Putting Education Reform To The Test

Governor’s Proposed Parent Trigger Law Looms for Florida Educators


We’ve heard about Governor Rick Scott’s proposed “parent trigger law,” which would give parents the power to shut down low performing schools and transform them into charter schools.  Now we’re hearing from some of the people who would be impacted by the change.

Maria Mendoza’s daughter attends an underperforming elementary school in Ft. Myers. She told the Fort Myers News-Press the school and the teachers could be better. Her daughter took it a step further, saying she likes the school, “but they could teach the subjects better.” 

Most districts offer some sort of school choice program, and many are mulling how to make those programs work for more kids. The parent trigger bill hasn’t been filed with the Florida Legislature yet, but the kind of reform it would bring has long been part of Gov. Scott’s agenda.

Shortly after he took office, Scott named a Michelle Rhee as his education advisor, who is in step with his goal of giving parents more control over schools. Rhee spent three years as chancellor of the public school system in Washington, DC.  She made headlines for closing schools and firing hundreds of teachers and administrators. She resigned in the fall of 2010 and founded StudentsFirst, whose mission is “to build a national movement to defend the interests of children in public education and pursue transformative reform.”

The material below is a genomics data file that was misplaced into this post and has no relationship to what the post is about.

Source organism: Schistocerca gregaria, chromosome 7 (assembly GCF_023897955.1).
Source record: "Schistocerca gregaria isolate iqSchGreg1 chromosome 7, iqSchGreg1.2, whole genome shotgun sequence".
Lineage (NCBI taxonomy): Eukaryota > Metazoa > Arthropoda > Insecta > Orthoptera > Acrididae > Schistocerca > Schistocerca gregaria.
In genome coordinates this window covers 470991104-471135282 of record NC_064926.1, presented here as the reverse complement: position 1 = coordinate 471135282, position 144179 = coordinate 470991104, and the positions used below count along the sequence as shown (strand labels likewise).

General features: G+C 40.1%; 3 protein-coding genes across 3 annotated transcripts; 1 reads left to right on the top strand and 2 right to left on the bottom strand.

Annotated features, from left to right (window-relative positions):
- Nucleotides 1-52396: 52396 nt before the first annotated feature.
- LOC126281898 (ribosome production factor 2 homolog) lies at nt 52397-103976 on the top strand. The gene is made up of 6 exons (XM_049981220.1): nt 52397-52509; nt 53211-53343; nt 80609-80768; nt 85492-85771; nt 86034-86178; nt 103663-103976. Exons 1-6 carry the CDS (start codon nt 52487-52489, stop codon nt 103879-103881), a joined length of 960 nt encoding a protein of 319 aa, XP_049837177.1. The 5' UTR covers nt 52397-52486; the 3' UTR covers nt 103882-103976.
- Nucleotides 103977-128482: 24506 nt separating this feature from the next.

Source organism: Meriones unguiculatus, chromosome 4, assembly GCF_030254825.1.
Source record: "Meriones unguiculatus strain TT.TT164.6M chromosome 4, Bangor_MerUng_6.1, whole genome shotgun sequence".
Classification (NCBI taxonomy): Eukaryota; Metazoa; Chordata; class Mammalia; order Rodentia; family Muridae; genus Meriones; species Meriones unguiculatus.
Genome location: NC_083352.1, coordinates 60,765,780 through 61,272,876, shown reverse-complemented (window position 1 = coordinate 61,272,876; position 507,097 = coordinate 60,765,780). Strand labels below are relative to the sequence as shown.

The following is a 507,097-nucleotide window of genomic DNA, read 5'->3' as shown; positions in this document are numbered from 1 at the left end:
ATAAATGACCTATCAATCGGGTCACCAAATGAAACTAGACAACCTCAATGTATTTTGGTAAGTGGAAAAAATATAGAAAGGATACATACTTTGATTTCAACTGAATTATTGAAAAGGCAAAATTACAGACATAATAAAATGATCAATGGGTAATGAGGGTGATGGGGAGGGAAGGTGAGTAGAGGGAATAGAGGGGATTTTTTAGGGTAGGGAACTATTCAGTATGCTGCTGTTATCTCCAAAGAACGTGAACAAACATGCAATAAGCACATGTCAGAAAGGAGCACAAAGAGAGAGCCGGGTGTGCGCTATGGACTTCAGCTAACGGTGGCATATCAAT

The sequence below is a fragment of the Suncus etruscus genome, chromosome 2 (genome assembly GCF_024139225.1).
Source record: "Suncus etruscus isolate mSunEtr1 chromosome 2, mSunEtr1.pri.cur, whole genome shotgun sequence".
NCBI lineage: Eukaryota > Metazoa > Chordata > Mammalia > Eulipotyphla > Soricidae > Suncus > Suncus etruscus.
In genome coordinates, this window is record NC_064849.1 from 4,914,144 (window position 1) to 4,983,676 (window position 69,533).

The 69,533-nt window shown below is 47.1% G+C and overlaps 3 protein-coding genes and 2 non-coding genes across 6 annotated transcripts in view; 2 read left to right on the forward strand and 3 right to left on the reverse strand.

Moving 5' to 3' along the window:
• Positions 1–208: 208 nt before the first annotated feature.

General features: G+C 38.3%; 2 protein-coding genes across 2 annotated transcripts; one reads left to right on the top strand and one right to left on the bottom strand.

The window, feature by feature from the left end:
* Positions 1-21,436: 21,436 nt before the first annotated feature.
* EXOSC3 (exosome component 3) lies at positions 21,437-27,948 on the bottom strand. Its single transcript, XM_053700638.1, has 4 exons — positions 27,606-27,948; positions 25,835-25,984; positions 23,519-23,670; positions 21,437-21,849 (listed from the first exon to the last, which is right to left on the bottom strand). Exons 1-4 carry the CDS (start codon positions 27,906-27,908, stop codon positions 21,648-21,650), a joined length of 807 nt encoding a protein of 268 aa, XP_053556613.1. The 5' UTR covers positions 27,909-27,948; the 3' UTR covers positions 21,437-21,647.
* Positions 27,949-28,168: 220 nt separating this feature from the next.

One of the movement’s priorities is to empower parents “to trigger the turnaround of a failing school….A true students-first system would give parents power to choose among several quality school options.”

How do teachers feel about the “parent trigger” proposal? After all, there’s been plenty of talk about how to deal with underperforming teachers. Ileane Flores, a teacher at Riverdale High School in Ft. Myers, told the Fort Myers News-Press, “I think there should be a bill for teachers to help eliminate underperforming parents…I think parents have a lot of control over their children’s education, but they’d just rather blame the institution than take steps with their own child to improve their education.”


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